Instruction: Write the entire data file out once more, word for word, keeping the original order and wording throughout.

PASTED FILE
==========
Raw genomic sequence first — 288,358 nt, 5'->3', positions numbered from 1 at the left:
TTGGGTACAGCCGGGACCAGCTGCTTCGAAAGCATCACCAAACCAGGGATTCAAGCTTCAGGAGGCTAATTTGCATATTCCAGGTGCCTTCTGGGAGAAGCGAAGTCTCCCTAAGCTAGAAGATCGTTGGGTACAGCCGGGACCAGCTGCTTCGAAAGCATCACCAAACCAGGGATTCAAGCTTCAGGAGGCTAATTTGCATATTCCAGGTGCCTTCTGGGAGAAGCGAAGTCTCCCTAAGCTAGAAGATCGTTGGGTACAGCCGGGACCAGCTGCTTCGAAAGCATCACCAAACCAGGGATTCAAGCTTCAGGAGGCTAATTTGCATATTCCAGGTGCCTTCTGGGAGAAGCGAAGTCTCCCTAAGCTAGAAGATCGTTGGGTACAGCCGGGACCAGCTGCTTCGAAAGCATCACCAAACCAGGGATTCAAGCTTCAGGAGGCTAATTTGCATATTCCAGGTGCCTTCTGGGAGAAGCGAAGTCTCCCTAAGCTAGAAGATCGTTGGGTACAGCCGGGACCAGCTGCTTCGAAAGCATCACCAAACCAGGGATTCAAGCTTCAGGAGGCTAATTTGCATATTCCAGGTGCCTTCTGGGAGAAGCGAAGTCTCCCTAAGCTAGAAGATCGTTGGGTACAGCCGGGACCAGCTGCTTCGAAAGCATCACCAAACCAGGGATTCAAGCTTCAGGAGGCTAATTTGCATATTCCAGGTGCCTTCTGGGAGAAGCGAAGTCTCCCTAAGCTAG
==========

Raw genomic sequence first — 288,358 nt, 5'->3', positions numbered from 1 at the left:
TTGGGTACAGCCGGGACCAGCTGCTTCGAAAGCATCACCAAACCAGGGATTCAAGCTTCAGGAGGCTAATTTGCATATTCCAGGTGCCTTCTGGGAGAAGCGAAGTCTCCCTAAGCTAGAAGATCGTTGGGTACAGCCGGGACCAGCTGCTTCGAAAGCATCACCAAACCAGGGATTCAAGCTTCAGGAGGCTAATTTGCATATTCCAGGTGCCTTCTGGGAGAAGCGAAGTCTCCCTAAGCTAGAAGATCGTTGGGTACAGCCGGGACCAGCTGCTTCGAAAGCATCACCAAACCAGGGATTCAAGCTTCAGGAGGCTAATTTGCATATTCCAGGTGCCTTCTGGGAGAAGCGAAGTCTCCCTAAGCTAGAAGATCGTTGGGTACAGCCGGGACCAGCTGCTTCGAAAGCATCACCAAACCAGGGATTCAAGCTTCAGGAGGCTAATTTGCATATTCCAGGTGCCTTCTGGGAGAAGCGAAGTCTCCCTAAGCTAGAAGATCGTTGGGTACAGCCGGGACCAGCTGCTTCGAAAGCATCACCAAACCAGGGATTCAAGCTTCAGGAGGCTAATTTGCATATTCCAGGTGCCTTCTGGGAGAAGCGAAGTCTCCCTAAGCTAGAAGATCGTTGGGTACAGCCGGGACCAGCTGCTTCGAAAGCATCACCAAACCAGGGATTCAAGCTTCAGGAGGCTAATTTGCATATTCCAGGTGCCTTCTGGGAGAAGCGAAGTCTCCCTAAGCTAG